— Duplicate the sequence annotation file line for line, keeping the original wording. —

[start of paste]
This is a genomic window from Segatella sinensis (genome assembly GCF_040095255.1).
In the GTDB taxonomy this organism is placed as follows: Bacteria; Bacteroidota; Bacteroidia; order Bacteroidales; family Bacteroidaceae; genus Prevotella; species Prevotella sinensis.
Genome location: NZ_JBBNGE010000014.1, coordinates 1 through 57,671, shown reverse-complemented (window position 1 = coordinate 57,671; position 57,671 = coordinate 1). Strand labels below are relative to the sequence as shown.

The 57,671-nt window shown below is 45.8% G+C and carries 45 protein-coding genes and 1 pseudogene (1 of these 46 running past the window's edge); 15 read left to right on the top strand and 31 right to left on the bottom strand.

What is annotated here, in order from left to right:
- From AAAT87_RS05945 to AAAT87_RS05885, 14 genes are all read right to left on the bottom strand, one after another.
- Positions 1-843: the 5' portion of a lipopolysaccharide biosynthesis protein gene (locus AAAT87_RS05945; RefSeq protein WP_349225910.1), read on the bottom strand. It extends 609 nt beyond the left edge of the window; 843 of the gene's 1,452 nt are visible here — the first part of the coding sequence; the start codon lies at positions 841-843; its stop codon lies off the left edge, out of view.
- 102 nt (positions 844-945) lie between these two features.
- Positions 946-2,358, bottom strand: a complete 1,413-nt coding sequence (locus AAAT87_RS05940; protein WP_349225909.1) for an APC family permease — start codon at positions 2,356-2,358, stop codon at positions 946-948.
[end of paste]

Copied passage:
This is a genomic window from Segatella sinensis (genome assembly GCF_040095255.1).
In the GTDB taxonomy this organism is placed as follows: Bacteria; Bacteroidota; Bacteroidia; order Bacteroidales; family Bacteroidaceae; genus Prevotella; species Prevotella sinensis.
Genome location: NZ_JBBNGE010000014.1, coordinates 1 through 57,671, shown reverse-complemented (window position 1 = coordinate 57,671; position 57,671 = coordinate 1). Strand labels below are relative to the sequence as shown.

The 57,671-nt window shown below is 45.8% G+C and carries 45 protein-coding genes and 1 pseudogene (1 of these 46 running past the window's edge); 15 read left to right on the top strand and 31 right to left on the bottom strand.

What is annotated here, in order from left to right:
- From AAAT87_RS05945 to AAAT87_RS05885, 14 genes are all read right to left on the bottom strand, one after another.
- Positions 1-843: the 5' portion of a lipopolysaccharide biosynthesis protein gene (locus AAAT87_RS05945; RefSeq protein WP_349225910.1), read on the bottom strand. It extends 609 nt beyond the left edge of the window; 843 of the gene's 1,452 nt are visible here — the first part of the coding sequence; the start codon lies at positions 841-843; its stop codon lies off the left edge, out of view.
- 102 nt (positions 844-945) lie between these two features.
- Positions 946-2,358, bottom strand: a complete 1,413-nt coding sequence (locus AAAT87_RS05940; protein WP_349225909.1) for an APC family permease — start codon at positions 2,356-2,358, stop codon at positions 946-948.